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by Milind Sonavane

Published on April 6, 2015

Part of the littleBits Global Makeathon, March 28, 2015

What we wanted to do
  • In line with the basic intention of Makerspark, the #RudeFoodMakeathon was about getting people excited about making.
  • We wanted to involve our littleBits Pro Library for this, but it needed to be more than just showing off littleBits. We wanted the attendees to expand their creative visions in some way. So we chose an easy-ish art-centric project, and the littleBits came in to add a new angle altogether.
  • Basically, we have been brooding about pre-visualisation in three dimensions for a long time, and have been wondering if CAD and 3D printing is the only taken-for-granted solution. We wanted to see if this can be done for easier, cheaper, and with creation in mind, not mass production...

So, we…

…decided to create sculptures with vegetables, and give them a dimension of time and motion by rotating them. The rotation, of course, was courtesy littleBits, through dimmers, DC motors and custom acrylic U-holders to keep the DC motors upright (we think it’s a really cool solution for projects that use vertical axes of rotation). :)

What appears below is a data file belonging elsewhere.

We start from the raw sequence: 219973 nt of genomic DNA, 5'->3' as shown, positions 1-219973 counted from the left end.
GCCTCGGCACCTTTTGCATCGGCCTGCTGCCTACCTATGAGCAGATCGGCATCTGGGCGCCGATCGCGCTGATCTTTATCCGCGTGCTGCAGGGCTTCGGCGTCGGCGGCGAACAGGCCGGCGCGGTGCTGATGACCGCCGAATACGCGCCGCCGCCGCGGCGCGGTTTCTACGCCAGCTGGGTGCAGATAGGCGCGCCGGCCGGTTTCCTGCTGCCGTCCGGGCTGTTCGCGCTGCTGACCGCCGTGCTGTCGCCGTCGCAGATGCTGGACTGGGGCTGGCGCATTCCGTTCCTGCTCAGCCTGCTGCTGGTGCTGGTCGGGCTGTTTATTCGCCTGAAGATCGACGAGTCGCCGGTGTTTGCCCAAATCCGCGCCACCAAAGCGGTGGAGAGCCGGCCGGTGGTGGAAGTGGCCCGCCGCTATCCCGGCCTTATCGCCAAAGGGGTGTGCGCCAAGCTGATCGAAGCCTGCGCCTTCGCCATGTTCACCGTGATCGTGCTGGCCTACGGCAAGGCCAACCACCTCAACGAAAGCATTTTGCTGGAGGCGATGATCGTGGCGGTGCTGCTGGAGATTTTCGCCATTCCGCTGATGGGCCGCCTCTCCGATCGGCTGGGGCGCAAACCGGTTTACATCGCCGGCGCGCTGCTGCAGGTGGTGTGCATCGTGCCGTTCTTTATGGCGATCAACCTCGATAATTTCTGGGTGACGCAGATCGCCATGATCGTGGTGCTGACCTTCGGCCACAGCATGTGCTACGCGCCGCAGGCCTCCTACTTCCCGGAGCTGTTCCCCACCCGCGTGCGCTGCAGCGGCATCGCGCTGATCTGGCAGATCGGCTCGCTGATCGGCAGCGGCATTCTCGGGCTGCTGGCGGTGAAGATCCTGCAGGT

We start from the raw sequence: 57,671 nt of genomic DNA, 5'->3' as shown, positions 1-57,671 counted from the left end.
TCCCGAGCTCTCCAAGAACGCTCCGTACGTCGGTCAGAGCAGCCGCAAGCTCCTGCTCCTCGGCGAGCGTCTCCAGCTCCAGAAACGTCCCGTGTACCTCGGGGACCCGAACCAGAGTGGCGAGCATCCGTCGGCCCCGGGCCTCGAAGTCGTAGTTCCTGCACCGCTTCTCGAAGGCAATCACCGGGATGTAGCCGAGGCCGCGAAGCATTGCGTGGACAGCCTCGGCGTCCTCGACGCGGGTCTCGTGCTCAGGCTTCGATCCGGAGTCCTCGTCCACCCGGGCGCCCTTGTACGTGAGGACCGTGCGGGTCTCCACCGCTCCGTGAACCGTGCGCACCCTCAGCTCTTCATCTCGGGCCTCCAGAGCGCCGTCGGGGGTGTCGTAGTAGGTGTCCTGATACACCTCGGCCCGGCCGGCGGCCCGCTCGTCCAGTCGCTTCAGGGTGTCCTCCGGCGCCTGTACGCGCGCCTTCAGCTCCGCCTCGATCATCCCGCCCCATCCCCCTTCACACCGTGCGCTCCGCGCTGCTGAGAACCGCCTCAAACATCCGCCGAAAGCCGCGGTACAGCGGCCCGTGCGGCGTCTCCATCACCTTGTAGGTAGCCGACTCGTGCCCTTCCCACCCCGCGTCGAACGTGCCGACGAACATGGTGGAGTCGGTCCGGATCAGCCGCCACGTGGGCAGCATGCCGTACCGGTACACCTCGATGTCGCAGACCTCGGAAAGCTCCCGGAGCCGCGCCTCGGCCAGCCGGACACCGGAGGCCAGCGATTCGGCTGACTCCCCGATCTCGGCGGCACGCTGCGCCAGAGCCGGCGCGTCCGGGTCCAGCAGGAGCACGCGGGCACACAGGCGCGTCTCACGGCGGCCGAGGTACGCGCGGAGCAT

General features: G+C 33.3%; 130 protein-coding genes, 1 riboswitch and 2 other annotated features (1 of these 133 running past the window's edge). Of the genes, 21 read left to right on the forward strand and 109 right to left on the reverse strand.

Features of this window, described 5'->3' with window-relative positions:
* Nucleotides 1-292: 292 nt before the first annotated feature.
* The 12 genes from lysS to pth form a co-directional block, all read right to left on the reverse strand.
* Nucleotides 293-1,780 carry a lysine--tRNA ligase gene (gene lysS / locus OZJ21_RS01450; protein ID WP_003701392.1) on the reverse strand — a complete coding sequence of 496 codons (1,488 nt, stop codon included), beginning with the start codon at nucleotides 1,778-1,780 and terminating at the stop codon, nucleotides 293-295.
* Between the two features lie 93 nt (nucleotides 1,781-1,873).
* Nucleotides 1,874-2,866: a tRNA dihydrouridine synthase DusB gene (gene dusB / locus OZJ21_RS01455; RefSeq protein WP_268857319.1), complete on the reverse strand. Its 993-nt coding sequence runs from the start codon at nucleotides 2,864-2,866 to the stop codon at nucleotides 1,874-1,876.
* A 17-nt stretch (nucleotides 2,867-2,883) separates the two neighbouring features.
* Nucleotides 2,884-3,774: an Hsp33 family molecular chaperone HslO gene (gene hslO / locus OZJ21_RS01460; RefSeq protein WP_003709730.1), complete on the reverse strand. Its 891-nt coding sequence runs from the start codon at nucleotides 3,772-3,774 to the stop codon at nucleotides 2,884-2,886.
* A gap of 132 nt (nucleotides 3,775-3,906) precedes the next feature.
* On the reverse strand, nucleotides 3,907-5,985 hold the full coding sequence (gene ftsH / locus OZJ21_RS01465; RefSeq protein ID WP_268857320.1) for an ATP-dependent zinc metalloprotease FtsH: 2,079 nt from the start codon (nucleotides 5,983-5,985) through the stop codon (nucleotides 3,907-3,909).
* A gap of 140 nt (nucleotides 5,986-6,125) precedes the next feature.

We took inspirations from Ludus Ludi and his brilliant products. Also from guru Andy Goldsworthy, his installations in nature and his beautifully documented work in Rivers & Tides, Working with Time.

On March 28…

…we called over some really talented youngsters from design schools in Pune to be a part of the Makeathon. We were already working on our ‘secret’ music device project powered by littleBits when they walked in, so we made some noise as we introduced them to littleBits.

Post that, it was carrots, potatoes and knives out, as everyone set out to make their own rolling sculptures from vegetables. Lots of ideas, lots of beautiful time spent imagining, feeling, and making. In a couple of hours, we had some pretty interesting stuff on the DC motors.

And we realised…

…that while the rotating vegetable sculptures look amazingly trippy in real life, getting them on camera and mirroring them in GIFs creates phenomenal visuals that could have super applications as video art! The colours, tones and shades that nature gives us through vegetables are unparalleled!

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